Funny side note. The round went through his coat pocket, through his GFs jeans, into her cell phone…… and stopped. Mouse Gun > No gun my arse. 😆

    If I can find it I’ll post a link.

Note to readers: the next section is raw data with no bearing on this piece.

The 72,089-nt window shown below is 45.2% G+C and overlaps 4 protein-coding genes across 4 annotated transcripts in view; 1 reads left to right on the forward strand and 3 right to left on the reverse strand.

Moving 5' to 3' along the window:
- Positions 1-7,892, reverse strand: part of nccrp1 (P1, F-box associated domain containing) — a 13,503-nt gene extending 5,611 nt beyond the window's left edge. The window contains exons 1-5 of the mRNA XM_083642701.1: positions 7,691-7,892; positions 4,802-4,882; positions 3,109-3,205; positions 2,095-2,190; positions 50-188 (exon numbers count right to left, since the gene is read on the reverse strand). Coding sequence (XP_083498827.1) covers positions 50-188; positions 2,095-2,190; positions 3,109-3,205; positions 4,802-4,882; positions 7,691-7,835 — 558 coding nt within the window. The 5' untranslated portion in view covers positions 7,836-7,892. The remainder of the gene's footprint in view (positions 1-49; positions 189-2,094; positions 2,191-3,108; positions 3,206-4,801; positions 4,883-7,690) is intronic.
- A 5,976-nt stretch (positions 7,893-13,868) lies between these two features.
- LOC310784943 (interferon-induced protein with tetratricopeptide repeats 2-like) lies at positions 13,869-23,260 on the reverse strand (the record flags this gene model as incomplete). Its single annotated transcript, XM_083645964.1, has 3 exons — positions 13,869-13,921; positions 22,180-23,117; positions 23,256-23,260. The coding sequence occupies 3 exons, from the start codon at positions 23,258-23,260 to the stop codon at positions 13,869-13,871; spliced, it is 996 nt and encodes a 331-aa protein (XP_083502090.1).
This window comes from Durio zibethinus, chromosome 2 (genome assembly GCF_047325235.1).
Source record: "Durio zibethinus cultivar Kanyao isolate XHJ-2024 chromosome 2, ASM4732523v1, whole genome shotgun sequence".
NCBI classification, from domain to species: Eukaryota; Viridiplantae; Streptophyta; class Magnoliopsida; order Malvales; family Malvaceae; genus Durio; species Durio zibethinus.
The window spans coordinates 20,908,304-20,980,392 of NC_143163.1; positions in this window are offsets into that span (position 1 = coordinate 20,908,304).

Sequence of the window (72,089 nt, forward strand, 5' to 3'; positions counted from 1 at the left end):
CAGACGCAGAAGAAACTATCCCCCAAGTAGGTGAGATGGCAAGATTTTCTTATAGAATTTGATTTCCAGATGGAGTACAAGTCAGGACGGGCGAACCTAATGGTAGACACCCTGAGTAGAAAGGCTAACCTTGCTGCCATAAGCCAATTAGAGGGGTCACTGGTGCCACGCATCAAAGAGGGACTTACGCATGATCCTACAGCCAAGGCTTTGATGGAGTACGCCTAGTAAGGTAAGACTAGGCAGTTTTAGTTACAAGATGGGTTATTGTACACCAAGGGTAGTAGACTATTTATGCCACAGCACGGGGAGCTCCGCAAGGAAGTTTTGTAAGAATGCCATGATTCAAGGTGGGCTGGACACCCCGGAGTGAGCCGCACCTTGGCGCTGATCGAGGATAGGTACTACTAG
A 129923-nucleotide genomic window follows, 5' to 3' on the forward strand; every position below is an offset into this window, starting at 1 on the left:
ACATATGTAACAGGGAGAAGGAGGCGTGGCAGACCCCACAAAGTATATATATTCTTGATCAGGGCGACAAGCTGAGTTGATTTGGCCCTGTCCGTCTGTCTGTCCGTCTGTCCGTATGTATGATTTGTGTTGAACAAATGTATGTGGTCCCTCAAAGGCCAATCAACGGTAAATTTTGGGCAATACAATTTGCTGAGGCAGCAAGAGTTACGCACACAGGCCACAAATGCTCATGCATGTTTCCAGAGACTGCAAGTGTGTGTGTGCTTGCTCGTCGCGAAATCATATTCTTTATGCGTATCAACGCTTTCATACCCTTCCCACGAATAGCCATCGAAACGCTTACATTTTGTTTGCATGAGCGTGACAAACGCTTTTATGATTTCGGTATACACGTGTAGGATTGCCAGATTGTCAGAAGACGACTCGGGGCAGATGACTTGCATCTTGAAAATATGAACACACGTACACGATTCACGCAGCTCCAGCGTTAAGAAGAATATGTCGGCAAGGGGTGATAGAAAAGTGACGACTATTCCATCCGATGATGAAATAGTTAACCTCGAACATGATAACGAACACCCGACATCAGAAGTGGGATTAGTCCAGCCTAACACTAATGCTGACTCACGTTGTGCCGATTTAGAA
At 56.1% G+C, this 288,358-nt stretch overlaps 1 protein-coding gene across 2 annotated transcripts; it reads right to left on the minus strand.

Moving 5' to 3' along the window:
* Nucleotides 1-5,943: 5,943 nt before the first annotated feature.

12. There’s no need to apologize to the people who criticize your choice of stories: “We’ve been accused of looking for examples of police misconduct and gunhandling faux pas ‘cause we’re anti-cop. ” The police consider themselves above and exempt from the law, and they are completely intolerant of behavior in the regular populace that they routinely tolerate and excuse in members of their own ranks. This attitude needs to be changed, and the best way is to expose it’s falsity. How many times have you seen this story (answer – never): “A local ne’r-do-well accidentally shot himself while not paying attention. The police decline to release his name, and he’ll get off with a little sensitivity training and nothing more. He’ll be on administrative leave from ne’r-do-welling until he completes his sensitivity training, but he will receiving full pay and benefits while on leave.”